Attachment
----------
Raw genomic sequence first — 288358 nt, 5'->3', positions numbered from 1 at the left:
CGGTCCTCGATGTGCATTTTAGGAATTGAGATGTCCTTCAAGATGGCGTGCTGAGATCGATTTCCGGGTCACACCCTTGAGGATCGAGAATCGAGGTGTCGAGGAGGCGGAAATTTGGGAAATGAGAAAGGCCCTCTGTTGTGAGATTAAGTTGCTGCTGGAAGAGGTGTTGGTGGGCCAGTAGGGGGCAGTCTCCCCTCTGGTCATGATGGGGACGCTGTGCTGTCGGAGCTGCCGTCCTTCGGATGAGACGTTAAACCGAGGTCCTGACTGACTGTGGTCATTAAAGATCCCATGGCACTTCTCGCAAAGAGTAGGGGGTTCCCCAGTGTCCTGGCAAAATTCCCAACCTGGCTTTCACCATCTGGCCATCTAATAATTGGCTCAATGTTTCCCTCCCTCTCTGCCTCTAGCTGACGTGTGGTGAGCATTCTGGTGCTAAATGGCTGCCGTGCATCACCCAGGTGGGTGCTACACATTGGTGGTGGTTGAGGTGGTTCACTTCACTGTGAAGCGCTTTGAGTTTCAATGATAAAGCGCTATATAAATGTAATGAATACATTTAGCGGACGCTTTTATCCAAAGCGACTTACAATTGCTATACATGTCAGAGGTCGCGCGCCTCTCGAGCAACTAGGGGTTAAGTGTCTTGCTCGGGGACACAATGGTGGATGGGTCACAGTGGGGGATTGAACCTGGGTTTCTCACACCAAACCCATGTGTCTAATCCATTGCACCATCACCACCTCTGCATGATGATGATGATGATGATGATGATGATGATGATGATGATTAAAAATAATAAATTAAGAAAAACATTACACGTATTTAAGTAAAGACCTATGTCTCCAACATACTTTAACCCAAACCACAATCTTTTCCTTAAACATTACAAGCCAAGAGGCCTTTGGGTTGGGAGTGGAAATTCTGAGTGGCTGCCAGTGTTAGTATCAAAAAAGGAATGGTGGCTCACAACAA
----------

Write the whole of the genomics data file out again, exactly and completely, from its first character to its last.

Raw genomic sequence first — 288358 nt, 5'->3', positions numbered from 1 at the left:
CGGTCCTCGATGTGCATTTTAGGAATTGAGATGTCCTTCAAGATGGCGTGCTGAGATCGATTTCCGGGTCACACCCTTGAGGATCGAGAATCGAGGTGTCGAGGAGGCGGAAATTTGGGAAATGAGAAAGGCCCTCTGTTGTGAGATTAAGTTGCTGCTGGAAGAGGTGTTGGTGGGCCAGTAGGGGGCAGTCTCCCCTCTGGTCATGATGGGGACGCTGTGCTGTCGGAGCTGCCGTCCTTCGGATGAGACGTTAAACCGAGGTCCTGACTGACTGTGGTCATTAAAGATCCCATGGCACTTCTCGCAAAGAGTAGGGGGTTCCCCAGTGTCCTGGCAAAATTCCCAACCTGGCTTTCACCATCTGGCCATCTAATAATTGGCTCAATGTTTCCCTCCCTCTCTGCCTCTAGCTGACGTGTGGTGAGCATTCTGGTGCTAAATGGCTGCCGTGCATCACCCAGGTGGGTGCTACACATTGGTGGTGGTTGAGGTGGTTCACTTCACTGTGAAGCGCTTTGAGTTTCAATGATAAAGCGCTATATAAATGTAATGAATACATTTAGCGGACGCTTTTATCCAAAGCGACTTACAATTGCTATACATGTCAGAGGTCGCGCGCCTCTCGAGCAACTAGGGGTTAAGTGTCTTGCTCGGGGACACAATGGTGGATGGGTCACAGTGGGGGATTGAACCTGGGTTTCTCACACCAAACCCATGTGTCTAATCCATTGCACCATCACCACCTCTGCATGATGATGATGATGATGATGATGATGATGATGATGATGATTAAAAATAATAAATTAAGAAAAACATTACACGTATTTAAGTAAAGACCTATGTCTCCAACATACTTTAACCCAAACCACAATCTTTTCCTTAAACATTACAAGCCAAGAGGCCTTTGGGTTGGGAGTGGAAATTCTGAGTGGCTGCCAGTGTTAGTATCAAAAAAGGAATGGTGGCTCACAACAA